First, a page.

Allolactation, the nursing of another female’s offspring, occurs most commonly where several females
raise young simultaneously in the same nest, but also occurs in singular breeders where nonbreeders
also lactate for the offspring of dominant females. In this study, we investigated the factors predicting the
frequency of allonursing in meerkats, Suricata suricatta, whether or not subordinate females invest in
allonursing, and how much time they invest. Around half of all litters born to dominant females were
allonursed. Litters born later were more likely to be allonursed than those born early in the season.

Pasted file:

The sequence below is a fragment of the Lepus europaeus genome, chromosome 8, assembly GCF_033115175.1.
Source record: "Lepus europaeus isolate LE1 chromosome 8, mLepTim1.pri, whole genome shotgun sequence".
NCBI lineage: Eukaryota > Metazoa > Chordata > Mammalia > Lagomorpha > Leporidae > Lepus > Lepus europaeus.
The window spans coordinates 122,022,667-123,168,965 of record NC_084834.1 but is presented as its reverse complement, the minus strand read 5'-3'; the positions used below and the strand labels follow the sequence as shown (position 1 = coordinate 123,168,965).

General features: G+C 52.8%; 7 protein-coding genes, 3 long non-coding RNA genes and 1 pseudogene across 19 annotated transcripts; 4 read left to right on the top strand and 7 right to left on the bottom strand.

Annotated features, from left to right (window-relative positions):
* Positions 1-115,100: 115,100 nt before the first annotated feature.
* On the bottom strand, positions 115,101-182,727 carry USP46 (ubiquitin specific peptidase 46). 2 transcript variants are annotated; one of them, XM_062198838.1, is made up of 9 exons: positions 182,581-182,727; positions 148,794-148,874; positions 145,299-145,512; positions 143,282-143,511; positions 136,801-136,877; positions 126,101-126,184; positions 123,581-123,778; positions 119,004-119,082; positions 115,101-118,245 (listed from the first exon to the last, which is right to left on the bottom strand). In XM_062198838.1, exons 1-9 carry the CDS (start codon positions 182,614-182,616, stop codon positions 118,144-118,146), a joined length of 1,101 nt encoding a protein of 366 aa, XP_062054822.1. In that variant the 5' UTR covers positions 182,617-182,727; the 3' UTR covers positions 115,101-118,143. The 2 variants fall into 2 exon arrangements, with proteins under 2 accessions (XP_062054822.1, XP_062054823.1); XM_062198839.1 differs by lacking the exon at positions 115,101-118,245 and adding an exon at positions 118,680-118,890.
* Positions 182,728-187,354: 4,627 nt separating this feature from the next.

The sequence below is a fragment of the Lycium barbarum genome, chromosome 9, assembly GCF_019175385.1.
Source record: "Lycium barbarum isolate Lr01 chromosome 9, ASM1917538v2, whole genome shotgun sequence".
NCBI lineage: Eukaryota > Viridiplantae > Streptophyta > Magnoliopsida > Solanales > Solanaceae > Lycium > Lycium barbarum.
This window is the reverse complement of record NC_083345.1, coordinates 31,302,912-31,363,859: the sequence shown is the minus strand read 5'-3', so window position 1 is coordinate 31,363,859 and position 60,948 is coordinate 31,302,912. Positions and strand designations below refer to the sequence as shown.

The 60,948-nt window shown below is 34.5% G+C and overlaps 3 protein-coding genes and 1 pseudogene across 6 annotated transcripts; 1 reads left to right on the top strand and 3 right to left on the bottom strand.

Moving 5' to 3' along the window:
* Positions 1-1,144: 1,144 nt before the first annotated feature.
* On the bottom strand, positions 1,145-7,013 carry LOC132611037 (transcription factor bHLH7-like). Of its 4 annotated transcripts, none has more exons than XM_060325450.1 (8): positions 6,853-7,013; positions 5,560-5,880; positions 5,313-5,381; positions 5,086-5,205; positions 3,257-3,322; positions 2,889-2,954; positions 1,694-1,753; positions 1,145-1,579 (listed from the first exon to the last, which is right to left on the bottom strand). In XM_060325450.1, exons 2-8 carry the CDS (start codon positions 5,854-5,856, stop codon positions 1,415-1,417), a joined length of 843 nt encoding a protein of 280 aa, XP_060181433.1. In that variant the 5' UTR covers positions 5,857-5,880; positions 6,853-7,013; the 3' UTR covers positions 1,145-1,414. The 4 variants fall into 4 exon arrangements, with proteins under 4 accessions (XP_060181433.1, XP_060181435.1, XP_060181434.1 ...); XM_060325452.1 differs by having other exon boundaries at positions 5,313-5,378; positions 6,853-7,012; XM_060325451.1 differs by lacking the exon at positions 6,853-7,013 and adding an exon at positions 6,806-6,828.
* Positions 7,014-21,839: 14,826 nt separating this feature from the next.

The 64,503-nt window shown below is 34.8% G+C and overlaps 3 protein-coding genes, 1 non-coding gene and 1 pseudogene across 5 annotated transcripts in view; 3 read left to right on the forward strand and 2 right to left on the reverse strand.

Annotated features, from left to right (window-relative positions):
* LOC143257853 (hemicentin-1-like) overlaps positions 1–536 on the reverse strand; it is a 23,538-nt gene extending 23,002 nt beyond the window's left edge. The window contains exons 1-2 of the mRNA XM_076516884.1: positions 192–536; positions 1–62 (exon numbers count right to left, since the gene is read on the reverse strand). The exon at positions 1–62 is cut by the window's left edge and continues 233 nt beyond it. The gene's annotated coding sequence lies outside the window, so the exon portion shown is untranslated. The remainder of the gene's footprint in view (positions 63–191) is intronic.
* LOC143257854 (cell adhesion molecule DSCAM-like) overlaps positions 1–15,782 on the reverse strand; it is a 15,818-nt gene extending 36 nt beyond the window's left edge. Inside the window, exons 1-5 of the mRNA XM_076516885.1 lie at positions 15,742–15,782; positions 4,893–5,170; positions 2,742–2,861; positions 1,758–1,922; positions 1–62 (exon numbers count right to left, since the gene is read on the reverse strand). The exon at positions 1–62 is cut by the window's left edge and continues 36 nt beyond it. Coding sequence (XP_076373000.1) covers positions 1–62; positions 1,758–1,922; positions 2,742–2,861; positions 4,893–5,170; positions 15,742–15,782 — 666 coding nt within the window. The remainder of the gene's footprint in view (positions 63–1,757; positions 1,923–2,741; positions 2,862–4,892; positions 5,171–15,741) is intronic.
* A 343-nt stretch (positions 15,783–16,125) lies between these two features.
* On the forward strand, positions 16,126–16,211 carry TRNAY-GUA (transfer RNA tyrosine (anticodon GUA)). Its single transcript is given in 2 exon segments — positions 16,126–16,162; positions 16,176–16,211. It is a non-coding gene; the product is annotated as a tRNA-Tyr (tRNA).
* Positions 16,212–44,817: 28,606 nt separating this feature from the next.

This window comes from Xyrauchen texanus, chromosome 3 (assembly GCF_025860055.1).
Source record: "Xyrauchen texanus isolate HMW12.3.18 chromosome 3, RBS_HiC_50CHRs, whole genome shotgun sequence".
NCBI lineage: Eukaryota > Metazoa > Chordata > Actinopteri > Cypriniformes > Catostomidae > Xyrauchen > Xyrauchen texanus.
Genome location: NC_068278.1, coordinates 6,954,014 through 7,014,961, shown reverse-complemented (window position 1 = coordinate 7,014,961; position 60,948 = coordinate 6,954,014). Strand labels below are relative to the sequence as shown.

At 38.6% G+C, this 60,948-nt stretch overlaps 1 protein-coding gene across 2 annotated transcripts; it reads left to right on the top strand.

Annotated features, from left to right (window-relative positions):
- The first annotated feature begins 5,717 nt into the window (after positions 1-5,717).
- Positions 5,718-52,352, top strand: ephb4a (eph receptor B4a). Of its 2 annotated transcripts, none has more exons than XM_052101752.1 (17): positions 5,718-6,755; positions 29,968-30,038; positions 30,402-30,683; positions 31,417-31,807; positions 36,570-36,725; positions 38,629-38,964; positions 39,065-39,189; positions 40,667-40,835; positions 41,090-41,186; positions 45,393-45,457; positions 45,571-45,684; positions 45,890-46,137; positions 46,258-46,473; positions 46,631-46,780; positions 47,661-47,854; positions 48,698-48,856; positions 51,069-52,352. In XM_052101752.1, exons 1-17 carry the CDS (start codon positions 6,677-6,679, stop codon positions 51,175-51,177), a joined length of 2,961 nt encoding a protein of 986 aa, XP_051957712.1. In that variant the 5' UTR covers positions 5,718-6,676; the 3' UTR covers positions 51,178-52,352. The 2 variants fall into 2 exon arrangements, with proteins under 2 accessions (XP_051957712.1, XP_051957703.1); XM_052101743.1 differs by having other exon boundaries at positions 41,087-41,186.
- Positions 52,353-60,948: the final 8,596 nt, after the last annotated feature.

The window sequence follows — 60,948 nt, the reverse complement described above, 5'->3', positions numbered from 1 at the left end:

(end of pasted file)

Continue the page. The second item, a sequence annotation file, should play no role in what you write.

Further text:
Group size, litter size, rainfall and maternal condition were not associated with the likelihood that a litter
was allonursed. Subordinate females were more likely to allolactate if they were (or had recently been)
pregnant. This effect was stronger if they were also highly related to the litter’s mother, suggesting that
females may gain indirect benefits from allolactating. Older females and those that had recently returned
to the group following eviction were also more likely to allolactate. Females nursed for longer periods if
they were in good condition, and invested more time if the litter was large or if the litter mother was in
poor condition. We suggest that allolactation generates a combination of direct and indirect benefits.